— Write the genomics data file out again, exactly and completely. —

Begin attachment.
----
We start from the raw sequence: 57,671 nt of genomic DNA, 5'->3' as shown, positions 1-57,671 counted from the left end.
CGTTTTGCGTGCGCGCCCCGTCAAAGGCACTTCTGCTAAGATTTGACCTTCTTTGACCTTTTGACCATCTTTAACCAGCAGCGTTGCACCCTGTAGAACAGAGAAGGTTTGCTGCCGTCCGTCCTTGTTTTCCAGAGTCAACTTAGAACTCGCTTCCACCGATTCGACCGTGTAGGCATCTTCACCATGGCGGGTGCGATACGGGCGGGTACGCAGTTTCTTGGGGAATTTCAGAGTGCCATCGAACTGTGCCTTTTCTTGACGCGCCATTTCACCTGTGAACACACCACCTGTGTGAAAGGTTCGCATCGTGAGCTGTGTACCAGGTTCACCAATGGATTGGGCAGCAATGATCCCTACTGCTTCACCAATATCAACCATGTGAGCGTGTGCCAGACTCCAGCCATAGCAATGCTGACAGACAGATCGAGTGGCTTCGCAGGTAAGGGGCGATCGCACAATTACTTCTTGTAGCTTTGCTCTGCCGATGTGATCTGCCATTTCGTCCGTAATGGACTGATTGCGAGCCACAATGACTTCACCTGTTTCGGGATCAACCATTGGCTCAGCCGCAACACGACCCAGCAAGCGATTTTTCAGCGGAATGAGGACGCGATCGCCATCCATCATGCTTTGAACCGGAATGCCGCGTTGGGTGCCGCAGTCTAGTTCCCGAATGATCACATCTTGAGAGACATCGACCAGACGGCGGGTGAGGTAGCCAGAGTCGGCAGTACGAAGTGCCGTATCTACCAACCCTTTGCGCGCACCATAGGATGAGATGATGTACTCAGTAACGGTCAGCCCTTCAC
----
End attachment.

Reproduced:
We start from the raw sequence: 57,671 nt of genomic DNA, 5'->3' as shown, positions 1-57,671 counted from the left end.
CGTTTTGCGTGCGCGCCCCGTCAAAGGCACTTCTGCTAAGATTTGACCTTCTTTGACCTTTTGACCATCTTTAACCAGCAGCGTTGCACCCTGTAGAACAGAGAAGGTTTGCTGCCGTCCGTCCTTGTTTTCCAGAGTCAACTTAGAACTCGCTTCCACCGATTCGACCGTGTAGGCATCTTCACCATGGCGGGTGCGATACGGGCGGGTACGCAGTTTCTTGGGGAATTTCAGAGTGCCATCGAACTGTGCCTTTTCTTGACGCGCCATTTCACCTGTGAACACACCACCTGTGTGAAAGGTTCGCATCGTGAGCTGTGTACCAGGTTCACCAATGGATTGGGCAGCAATGATCCCTACTGCTTCACCAATATCAACCATGTGAGCGTGTGCCAGACTCCAGCCATAGCAATGCTGACAGACAGATCGAGTGGCTTCGCAGGTAAGGGGCGATCGCACAATTACTTCTTGTAGCTTTGCTCTGCCGATGTGATCTGCCATTTCGTCCGTAATGGACTGATTGCGAGCCACAATGACTTCACCTGTTTCGGGATCAACCATTGGCTCAGCCGCAACACGACCCAGCAAGCGATTTTTCAGCGGAATGAGGACGCGATCGCCATCCATCATGCTTTGAACCGGAATGCCGCGTTGGGTGCCGCAGTCTAGTTCCCGAATGATCACATCTTGAGAGACATCGACCAGACGGCGGGTGAGGTAGCCAGAGTCGGCAGTACGAAGTGCCGTATCTACCAACCCTTTGCGCGCACCATAGGATGAGATGATGTACTCAGTAACGGTCAGCCCTTCAC